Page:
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Low-Frequency Variability of Southern Hemisphere Sea Level Pressure and Weather System Activity

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  • 1 National Institute of Water and Atmospheric Research, Ltd., Wellington, New Zealand
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Abstract

This study examines the month-to-month variations in the tracks of Southern Hemisphere weather systems and their relation to low-frequency circulation variability. Cyclones and anticyclones are identified and tracked from ECMWF analyses during 1980–94 via an automated method and the principal patterns of variation identified by EOF analysis of monthly track density anomaly fields. Only the first three EOFs of cyclone track density involving about one-third of the total track variance were distinguishable from noise. Spatial patterns derived from both unrotated and rotated EOF analysis were not reproducible on subsets of the data, pointing to secular changes in the variance structure of the cyclone dataset. An increase in cyclone numbers over the Southern Ocean during the 1980s suggested that detection of small-scale cyclones is sensitive to changes in data coverage and analysis procedure, as associated changes in the mean circulation were small during this period. EOFs of anticyclone track data were found to be more robust, indicating a variety of seesaw patterns across the hemisphere.

The leading modes of sea level pressure variability are found to be associated with regional variations in cyclone and anticyclone activity. The first pressure EOF, the so-called high-latitude mode, modulates cyclone activity between middle and high latitudes, with increased (decreased) westerlies near 55°–56°S accompanied by more (fewer) cyclones in the circumpolar regions and fewer (more) in middle latitudes. The second and third EOFs have centers of action near 60°S, 120°W and 55°S, 165°W, respectively, and are linked with blocking activity in these two regions. Blocks in the New Zealand sector occur in conjunction with a zonal wavenumber 3 pattern, while southeast Pacific blocks have no significant correlations outside the Pacific. A coherent cyclone response to ENSO was also found. During El Niño winters, increased cyclone activity occurs in a band spiraling southeastward from the subtropical Pacific toward South America, while fewer cyclones are found across the subtropical Indian Ocean, Australasia, and the southwest Pacific. During La Niñas, these patterns are almost exactly reversed, suggesting a predominantly linear cyclone response to ENSO.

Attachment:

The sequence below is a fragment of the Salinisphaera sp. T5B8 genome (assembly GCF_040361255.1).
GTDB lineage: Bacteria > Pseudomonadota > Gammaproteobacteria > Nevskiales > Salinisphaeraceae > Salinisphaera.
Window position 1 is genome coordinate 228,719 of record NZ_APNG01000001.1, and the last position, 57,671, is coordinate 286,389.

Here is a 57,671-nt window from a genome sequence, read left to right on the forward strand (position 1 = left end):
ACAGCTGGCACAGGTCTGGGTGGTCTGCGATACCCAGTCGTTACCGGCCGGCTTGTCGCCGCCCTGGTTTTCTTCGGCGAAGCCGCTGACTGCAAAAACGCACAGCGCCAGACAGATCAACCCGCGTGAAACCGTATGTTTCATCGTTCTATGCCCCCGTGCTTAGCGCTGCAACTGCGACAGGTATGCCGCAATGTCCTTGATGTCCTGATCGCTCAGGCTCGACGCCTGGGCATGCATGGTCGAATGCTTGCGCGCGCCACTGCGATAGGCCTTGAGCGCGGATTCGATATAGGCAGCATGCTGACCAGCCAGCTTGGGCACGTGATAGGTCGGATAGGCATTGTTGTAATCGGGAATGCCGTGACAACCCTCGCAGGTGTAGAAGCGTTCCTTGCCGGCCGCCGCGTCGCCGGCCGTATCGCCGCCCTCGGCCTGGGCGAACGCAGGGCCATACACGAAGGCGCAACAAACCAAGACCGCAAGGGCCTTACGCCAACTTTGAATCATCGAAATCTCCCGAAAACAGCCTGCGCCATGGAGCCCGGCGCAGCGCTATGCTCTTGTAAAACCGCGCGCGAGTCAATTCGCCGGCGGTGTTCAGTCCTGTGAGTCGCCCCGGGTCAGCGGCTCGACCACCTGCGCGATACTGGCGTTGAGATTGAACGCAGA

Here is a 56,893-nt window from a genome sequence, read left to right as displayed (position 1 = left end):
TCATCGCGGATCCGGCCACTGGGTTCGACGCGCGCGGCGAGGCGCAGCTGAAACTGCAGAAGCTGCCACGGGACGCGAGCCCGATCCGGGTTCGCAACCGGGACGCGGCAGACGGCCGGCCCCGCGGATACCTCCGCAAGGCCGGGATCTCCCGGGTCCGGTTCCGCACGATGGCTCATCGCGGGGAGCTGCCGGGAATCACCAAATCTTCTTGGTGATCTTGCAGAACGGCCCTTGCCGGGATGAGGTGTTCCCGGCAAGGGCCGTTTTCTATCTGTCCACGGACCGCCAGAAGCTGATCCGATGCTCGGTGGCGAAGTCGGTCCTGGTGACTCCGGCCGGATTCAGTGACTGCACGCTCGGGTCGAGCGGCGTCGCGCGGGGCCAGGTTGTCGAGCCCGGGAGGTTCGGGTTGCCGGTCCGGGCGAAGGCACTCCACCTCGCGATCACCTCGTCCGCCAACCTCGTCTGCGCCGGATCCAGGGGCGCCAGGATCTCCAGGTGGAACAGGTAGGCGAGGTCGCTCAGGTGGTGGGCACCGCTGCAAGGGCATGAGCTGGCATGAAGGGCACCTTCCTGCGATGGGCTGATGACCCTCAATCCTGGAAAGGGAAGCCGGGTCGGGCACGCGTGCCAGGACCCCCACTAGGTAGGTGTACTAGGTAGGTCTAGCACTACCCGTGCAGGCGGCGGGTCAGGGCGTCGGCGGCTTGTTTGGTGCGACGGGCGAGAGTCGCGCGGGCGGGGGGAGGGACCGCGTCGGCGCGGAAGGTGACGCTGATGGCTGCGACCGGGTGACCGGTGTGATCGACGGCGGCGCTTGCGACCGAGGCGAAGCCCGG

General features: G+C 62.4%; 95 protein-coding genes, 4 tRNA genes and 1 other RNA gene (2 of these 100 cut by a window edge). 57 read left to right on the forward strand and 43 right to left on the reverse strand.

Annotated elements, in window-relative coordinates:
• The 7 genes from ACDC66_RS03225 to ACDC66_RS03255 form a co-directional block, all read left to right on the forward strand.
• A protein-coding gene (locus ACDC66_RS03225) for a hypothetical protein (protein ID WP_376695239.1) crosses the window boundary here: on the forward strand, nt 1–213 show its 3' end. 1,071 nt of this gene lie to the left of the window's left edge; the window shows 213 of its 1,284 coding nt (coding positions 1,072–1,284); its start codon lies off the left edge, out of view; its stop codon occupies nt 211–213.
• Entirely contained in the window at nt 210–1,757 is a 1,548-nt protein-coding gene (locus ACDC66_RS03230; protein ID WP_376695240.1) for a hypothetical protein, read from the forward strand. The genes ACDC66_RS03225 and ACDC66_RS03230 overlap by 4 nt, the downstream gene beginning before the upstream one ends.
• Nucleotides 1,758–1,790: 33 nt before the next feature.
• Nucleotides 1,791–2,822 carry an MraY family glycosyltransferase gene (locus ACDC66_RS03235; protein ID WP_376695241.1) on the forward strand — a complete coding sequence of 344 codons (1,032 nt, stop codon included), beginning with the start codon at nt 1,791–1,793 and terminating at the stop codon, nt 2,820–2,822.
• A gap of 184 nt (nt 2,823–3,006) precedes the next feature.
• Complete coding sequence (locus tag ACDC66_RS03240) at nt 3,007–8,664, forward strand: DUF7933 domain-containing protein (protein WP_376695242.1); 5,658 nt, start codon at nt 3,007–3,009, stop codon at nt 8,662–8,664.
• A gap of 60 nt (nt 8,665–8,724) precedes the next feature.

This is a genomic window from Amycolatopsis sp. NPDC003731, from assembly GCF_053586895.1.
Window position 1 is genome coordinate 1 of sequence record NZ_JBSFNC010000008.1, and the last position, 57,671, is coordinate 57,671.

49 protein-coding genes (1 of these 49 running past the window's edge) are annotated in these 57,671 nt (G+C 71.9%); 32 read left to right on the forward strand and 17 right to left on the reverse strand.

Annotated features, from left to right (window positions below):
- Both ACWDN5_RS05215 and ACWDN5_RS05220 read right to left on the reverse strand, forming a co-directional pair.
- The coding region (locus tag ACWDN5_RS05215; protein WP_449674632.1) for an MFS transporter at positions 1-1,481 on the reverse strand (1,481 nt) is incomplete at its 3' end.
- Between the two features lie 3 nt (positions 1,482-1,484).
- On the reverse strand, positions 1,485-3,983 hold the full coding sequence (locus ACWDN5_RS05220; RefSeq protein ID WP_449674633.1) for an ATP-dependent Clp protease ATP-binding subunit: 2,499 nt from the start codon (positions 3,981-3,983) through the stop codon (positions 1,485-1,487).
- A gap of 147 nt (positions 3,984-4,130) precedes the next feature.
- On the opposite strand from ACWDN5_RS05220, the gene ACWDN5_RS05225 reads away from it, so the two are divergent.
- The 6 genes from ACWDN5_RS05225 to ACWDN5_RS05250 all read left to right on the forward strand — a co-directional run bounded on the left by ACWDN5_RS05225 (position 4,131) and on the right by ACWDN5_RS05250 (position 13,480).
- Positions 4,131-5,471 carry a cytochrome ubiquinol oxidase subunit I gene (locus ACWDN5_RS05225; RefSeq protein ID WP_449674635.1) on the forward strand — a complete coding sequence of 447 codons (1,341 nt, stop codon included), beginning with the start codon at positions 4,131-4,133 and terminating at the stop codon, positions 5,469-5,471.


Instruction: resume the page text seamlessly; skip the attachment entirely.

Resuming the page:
Corresponding author address: Dr. Mark R. Sinclair, NIWA, P.O. Box 14-901, Kilbirnie, Wellington, New Zealand.

Email: msinclair@niwa.cri.nz

Abstract

This study examines the month-to-month variations in the tracks of Southern Hemisphere weather systems and their relation to low-frequency circulation variability. Cyclones and anticyclones are identified and tracked from ECMWF analyses during 1980–94 via an automated method and the principal patterns of variation identified by EOF analysis of monthly track density anomaly fields. Only the first three EOFs of cyclone track density involving about one-third of the total track variance were distinguishable from noise. Spatial patterns derived from both unrotated and rotated EOF analysis were not reproducible on subsets of the data, pointing to secular changes in the variance structure of the cyclone dataset. An increase in cyclone numbers over the Southern Ocean during the 1980s suggested that detection of small-scale cyclones is sensitive to changes in data coverage and analysis procedure, as associated changes in the mean circulation were small during this period. EOFs of anticyclone track data were found to be more robust, indicating a variety of seesaw patterns across the hemisphere.

The leading modes of sea level pressure variability are found to be associated with regional variations in cyclone and anticyclone activity. The first pressure EOF, the so-called high-latitude mode, modulates cyclone activity between middle and high latitudes, with increased (decreased) westerlies near 55°–56°S accompanied by more (fewer) cyclones in the circumpolar regions and fewer (more) in middle latitudes. The second and third EOFs have centers of action near 60°S, 120°W and 55°S, 165°W, respectively, and are linked with blocking activity in these two regions. Blocks in the New Zealand sector occur in conjunction with a zonal wavenumber 3 pattern, while southeast Pacific blocks have no significant correlations outside the Pacific. A coherent cyclone response to ENSO was also found. During El Niño winters, increased cyclone activity occurs in a band spiraling southeastward from the subtropical Pacific toward South America, while fewer cyclones are found across the subtropical Indian Ocean, Australasia, and the southwest Pacific. During La Niñas, these patterns are almost exactly reversed, suggesting a predominantly linear cyclone response to ENSO.

Corresponding author address: Dr. Mark R. Sinclair, NIWA, P.O. Box 14-901, Kilbirnie, Wellington, New Zealand.

Email: msinclair@niwa.cri.nz

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